Breaking News
Blog

Receiver protection: a game-changer

NO RATINGS
View Comments: Newest First | Oldest First | Threaded View
KRagh
User Rank
Rookie
re: Receiver protection: a game-changer
KRagh   4/27/2012 5:51:32 PM
NO RATINGS
While this is a wonderful history, the practical application today stems from TDD systems such as WiFi in various bands. Since Tx and Rx are on the very same band, often protection is offered in terms of protocols such as CTS but the receiver itself operates only using higher signal levels (about +26dBm Tx and -85dBm Rx on the worst case). Higher the signal level of Rx, higher modulations can be used. Although this article mentions it in passing, the FDD method (Tx and Rx on separate frequency bands - and 45 MHz is typical) offers a better solution and opted by most wireless service providers today.

Les_Slater
User Rank
CEO
re: Receiver protection: a game-changer
Les_Slater   4/25/2012 1:03:07 PM
NO RATINGS
The magnetron was indeed a game changer. Where would we be without the microwave oven? Receiver protection is very important though. I designed ultasound front ends and got a good appreciation for that.

an_m
User Rank
Rookie
re: Receiver protection: a game-changer
an_m   4/25/2012 7:20:07 AM
NO RATINGS
Umm. At the start of World war II ( 1939 to us ) the British, and the Germans had working single dish radar systems. With 'quite good' receiver protection, might not have been as the MIT team did, who undoubtedly patented the invention, but I do think that compared to say the magnetron, which made small powerful CM radars possible, the TR switch was not that big a step change. gripe over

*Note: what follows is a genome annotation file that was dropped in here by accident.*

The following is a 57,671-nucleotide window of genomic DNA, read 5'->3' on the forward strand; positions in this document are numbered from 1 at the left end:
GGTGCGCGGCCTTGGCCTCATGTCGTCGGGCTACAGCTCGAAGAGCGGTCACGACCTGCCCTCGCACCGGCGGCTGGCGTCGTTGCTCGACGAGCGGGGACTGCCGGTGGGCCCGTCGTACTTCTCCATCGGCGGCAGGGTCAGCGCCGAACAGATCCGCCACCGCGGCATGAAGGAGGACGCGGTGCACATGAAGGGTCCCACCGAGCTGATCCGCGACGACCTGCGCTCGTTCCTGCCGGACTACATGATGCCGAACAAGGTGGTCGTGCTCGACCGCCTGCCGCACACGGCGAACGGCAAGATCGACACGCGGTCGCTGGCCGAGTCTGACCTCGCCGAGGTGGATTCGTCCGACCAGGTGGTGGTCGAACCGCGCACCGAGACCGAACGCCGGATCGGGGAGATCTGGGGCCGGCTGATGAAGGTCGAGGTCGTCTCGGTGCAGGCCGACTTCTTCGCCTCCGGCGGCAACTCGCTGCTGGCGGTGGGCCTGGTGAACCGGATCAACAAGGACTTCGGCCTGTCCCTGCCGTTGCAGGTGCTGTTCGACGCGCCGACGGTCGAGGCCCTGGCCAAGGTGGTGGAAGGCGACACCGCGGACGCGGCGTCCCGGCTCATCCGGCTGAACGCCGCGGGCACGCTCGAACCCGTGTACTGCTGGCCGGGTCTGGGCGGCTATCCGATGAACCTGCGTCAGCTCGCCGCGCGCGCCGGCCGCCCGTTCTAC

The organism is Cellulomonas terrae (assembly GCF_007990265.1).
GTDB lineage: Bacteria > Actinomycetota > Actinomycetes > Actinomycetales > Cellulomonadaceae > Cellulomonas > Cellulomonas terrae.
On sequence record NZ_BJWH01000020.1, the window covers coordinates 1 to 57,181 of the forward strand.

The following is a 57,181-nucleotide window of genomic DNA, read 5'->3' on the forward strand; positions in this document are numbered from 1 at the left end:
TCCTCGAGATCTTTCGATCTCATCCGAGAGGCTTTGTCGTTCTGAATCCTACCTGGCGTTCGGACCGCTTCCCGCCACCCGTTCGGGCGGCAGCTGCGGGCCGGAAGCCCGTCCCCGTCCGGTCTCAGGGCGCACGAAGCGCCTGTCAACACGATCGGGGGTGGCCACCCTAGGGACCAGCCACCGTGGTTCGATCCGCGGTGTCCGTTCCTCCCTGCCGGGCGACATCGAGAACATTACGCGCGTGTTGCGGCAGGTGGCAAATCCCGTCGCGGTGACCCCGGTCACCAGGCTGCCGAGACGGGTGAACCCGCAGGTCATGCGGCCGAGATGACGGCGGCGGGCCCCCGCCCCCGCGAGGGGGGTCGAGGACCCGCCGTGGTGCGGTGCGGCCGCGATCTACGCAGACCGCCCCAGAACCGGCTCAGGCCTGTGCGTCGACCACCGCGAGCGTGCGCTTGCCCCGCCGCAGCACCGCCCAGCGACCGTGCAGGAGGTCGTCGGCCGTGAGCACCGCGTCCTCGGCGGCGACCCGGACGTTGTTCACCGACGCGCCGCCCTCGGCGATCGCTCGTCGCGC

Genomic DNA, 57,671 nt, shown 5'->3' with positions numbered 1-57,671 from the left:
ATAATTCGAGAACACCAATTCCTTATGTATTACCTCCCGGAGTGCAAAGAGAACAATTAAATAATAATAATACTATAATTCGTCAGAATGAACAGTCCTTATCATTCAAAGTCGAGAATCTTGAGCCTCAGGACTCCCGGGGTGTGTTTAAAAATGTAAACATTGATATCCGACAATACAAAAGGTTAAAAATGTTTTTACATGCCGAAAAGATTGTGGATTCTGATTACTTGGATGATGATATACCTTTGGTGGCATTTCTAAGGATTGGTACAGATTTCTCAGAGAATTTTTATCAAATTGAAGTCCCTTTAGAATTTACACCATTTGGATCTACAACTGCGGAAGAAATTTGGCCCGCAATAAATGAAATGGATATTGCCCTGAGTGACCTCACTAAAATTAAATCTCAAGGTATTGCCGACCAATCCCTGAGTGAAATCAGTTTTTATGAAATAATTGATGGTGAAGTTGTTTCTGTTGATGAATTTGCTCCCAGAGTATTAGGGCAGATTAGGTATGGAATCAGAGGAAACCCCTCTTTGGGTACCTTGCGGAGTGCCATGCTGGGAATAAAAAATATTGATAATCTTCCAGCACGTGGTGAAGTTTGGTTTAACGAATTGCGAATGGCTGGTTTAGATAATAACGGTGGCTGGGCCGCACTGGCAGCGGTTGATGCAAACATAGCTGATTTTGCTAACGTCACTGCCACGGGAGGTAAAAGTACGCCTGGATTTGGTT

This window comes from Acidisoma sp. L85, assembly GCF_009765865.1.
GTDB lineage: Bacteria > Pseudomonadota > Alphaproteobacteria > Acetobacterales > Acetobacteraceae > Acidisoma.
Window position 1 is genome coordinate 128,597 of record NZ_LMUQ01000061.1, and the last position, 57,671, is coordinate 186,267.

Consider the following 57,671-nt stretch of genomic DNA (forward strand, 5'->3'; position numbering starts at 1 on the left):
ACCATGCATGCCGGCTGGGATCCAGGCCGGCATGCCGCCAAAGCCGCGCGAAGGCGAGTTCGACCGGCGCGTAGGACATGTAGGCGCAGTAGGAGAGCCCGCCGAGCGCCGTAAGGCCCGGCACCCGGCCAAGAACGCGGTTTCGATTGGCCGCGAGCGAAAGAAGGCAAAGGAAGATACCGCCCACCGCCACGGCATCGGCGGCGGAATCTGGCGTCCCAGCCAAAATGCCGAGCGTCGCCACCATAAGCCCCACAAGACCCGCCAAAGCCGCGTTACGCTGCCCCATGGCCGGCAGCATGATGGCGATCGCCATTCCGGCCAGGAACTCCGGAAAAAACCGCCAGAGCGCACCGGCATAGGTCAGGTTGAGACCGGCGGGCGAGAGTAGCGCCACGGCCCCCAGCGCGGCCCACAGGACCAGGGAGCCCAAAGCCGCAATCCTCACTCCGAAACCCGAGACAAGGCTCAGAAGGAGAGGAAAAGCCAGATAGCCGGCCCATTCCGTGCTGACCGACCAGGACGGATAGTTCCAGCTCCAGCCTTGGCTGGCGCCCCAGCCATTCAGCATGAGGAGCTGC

Doug21201
User Rank
Blogger
re: Receiver protection: a game-changer
Doug21201   4/24/2012 4:24:53 PM
NO RATINGS
UPDATE: I was talking about this entry with a friend the other day and he informed me I got the quote wrong - and the actual story is even more colorful. The success in using a single antenna was communicated to England over a commercial shortwave broadcast as "Today we saw Mary Baker Eddy with one eye". This meant they had produced a radar image of the dome of the Christian Science church (founded by Ms. Eddy) across the river in Boston.

JanineLove
User Rank
Blogger
re: Receiver protection: a game-changer
JanineLove   4/24/2012 2:53:39 PM
NO RATINGS
Thanks for this great post Doug. As a history buff, I really appreciate this kind of perspective.

August Cartoon Caption Winner!
August Cartoon Caption Winner!
"All the King's horses and all the KIng's men gave up on Humpty, so they handed the problem off to Engineering."
5 comments
Top Comments of the Week
Like Us on Facebook

Datasheets.com Parts Search

185 million searchable parts
(please enter a part number or hit search to begin)
EE Times on Twitter
EE Times Twitter Feed
Flash Poll
Radio
LATEST ARCHIVED BROADCAST
David Patterson, known for his pioneering research that led to RAID, clusters and more, is part of a team at UC Berkeley that recently made its RISC-V processor architecture an open source hardware offering. We talk with Patterson and one of his colleagues behind the effort about the opportunities they see, what new kinds of designs they hope to enable and what it means for today’s commercial processor giants such as Intel, ARM and Imagination Technologies.